Day four of The Siege.
Things are starting to happen. I heard noise of heavy machinery when I woke.
Later on I checked my security camera as that is the only way I can see out onto the lane from the house unless I go upstairs and climb out onto the garage roof. Sure enough, there was some very heavy artillery parked outside my gate. I couldn’t see exactly what it was due to the camera angle but it was big and yellow [why is heavy plant nearly always yellow?]. There was also a lot of clanging and banging in the air and it sounded like the place was being dug up by the heavy excavator. At last.
At lunchtime I took a mosey out onto the lane as the noise had stopped and the lads were obviously on their break. The lane looked as it had always looked – as virginal as it has been for the last God knows years. The only difference was that the cone has disappeared. There wasn’t any sign of machinery either.
There were a couple of lads wandering around. I got chatting to one of them. Sure enough – foreign! He was a grand chatty type and I admired their lack of work. Next, the Gaffer walked over. “Do you want to park out” says he. I said I wasn’t bothered. He said no sweat and that they wouldn’t be digging up the lane until Monday anyway. These lads work fast.
I asked how long the lane would be impassable. “Ah”, says he, “you’ll be running out of milk and bread”. Not at all says I, having stocked up. I said I was more concerned about pharmaceuticals. I pointed out that at my age they were more important than milk or bread. The lads laughed. “Listen” says the Gaffer “if yiz want to get out at any time, we’ll get yiz out. No sweat”.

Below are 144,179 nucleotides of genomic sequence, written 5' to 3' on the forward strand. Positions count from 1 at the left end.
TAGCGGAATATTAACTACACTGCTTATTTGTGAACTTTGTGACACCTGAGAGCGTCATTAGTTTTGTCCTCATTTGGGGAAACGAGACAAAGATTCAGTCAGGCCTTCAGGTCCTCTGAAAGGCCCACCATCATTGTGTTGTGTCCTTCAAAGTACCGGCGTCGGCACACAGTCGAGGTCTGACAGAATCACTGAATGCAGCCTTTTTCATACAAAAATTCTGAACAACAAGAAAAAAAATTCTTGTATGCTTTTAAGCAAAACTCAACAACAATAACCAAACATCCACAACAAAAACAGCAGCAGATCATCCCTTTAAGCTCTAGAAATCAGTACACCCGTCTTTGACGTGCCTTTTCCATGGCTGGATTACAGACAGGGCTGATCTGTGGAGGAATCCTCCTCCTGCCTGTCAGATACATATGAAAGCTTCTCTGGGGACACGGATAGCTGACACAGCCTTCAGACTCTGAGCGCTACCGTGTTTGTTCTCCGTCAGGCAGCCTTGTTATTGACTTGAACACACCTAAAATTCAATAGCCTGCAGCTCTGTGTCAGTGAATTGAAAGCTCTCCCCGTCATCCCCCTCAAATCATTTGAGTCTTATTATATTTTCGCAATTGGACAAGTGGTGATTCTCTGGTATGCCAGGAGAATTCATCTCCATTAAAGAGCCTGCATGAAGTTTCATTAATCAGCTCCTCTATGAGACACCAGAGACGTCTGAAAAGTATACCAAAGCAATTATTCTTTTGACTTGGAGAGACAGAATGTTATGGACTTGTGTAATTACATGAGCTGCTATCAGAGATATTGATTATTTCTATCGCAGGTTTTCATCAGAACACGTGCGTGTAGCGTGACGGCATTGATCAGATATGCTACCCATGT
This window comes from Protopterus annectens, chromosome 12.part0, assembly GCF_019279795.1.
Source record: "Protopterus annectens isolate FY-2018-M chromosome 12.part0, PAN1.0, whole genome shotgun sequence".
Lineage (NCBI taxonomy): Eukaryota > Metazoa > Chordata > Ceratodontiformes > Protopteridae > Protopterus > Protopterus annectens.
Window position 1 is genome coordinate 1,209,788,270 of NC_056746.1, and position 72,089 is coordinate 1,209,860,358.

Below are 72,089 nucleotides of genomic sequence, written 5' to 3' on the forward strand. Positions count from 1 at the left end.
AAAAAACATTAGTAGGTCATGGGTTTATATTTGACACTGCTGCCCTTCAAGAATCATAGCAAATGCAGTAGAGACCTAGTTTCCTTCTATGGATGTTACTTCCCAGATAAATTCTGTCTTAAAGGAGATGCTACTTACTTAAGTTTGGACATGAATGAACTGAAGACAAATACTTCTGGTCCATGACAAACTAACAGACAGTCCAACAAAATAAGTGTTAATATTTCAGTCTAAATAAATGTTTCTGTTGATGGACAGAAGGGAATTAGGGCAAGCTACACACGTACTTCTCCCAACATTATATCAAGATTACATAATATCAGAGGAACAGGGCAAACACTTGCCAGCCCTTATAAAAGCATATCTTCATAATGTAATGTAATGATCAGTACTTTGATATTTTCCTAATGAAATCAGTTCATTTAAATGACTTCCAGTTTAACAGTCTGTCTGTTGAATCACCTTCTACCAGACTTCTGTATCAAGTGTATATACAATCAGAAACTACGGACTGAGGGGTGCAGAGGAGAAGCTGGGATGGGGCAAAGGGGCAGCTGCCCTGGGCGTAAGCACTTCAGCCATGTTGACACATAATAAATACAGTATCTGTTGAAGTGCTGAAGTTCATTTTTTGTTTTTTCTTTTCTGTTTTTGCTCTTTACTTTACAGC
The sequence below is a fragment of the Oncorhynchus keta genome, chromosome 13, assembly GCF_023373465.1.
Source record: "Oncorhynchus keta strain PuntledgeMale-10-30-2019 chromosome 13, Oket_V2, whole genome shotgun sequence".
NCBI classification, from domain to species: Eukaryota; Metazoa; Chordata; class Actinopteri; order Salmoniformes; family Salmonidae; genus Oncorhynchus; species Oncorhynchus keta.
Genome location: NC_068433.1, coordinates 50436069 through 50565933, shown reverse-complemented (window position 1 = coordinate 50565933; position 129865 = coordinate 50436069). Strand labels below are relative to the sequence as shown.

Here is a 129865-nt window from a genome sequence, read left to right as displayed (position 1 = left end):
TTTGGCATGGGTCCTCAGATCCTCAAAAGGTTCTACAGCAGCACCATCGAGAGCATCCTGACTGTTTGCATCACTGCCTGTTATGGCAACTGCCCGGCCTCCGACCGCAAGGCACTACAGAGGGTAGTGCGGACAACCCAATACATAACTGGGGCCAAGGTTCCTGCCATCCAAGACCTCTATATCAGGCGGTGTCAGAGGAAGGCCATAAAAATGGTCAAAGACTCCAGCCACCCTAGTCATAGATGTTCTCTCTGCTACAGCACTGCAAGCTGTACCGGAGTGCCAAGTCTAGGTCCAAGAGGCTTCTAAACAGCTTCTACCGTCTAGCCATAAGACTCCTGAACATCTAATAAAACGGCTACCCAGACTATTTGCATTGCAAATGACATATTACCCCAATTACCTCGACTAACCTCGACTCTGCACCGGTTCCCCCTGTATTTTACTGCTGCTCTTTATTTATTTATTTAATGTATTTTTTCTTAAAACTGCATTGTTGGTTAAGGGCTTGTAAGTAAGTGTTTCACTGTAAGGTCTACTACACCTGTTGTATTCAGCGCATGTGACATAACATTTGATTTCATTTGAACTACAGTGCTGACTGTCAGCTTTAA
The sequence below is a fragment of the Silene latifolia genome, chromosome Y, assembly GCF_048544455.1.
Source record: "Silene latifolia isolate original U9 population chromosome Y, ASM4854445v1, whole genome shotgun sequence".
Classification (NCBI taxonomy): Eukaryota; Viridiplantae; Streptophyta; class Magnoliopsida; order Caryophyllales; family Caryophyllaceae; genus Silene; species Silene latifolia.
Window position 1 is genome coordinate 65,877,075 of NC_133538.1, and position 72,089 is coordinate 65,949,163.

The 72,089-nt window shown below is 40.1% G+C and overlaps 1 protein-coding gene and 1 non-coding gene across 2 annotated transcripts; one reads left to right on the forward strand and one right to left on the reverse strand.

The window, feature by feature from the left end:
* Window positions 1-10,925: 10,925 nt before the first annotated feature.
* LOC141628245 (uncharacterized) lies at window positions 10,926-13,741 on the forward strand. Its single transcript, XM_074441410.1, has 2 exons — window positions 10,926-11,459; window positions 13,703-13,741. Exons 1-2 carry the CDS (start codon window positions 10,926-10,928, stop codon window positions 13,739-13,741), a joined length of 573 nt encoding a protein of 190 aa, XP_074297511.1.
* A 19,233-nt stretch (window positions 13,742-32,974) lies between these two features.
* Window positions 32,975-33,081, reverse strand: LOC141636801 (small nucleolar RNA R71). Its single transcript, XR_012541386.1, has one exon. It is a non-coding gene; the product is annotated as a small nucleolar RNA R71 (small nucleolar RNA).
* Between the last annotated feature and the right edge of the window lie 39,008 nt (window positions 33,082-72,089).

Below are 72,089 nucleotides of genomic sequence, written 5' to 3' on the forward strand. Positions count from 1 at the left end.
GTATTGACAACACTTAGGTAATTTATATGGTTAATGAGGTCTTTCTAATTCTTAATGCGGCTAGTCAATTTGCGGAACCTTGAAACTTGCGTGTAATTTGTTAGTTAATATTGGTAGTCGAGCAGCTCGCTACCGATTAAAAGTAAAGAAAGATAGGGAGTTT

I noticed they had discovered my water meter thing out on the lane that we had covered over a couple of years ago. “You found my meter” says I, by way of conversation. “Yup” says the Gaffer “and it’s still working”. I pulled the blue hose out of the hedge and showed him the end of it. “All you have to do is connect that to your water supply” says he. I told him I couldn’t be arsed as I was already connected. Fair enough.
I’m a little disappointed.
After all my preparations, I won’t be isolated after all.
At least I’ll be able to collect all my monthly pills next week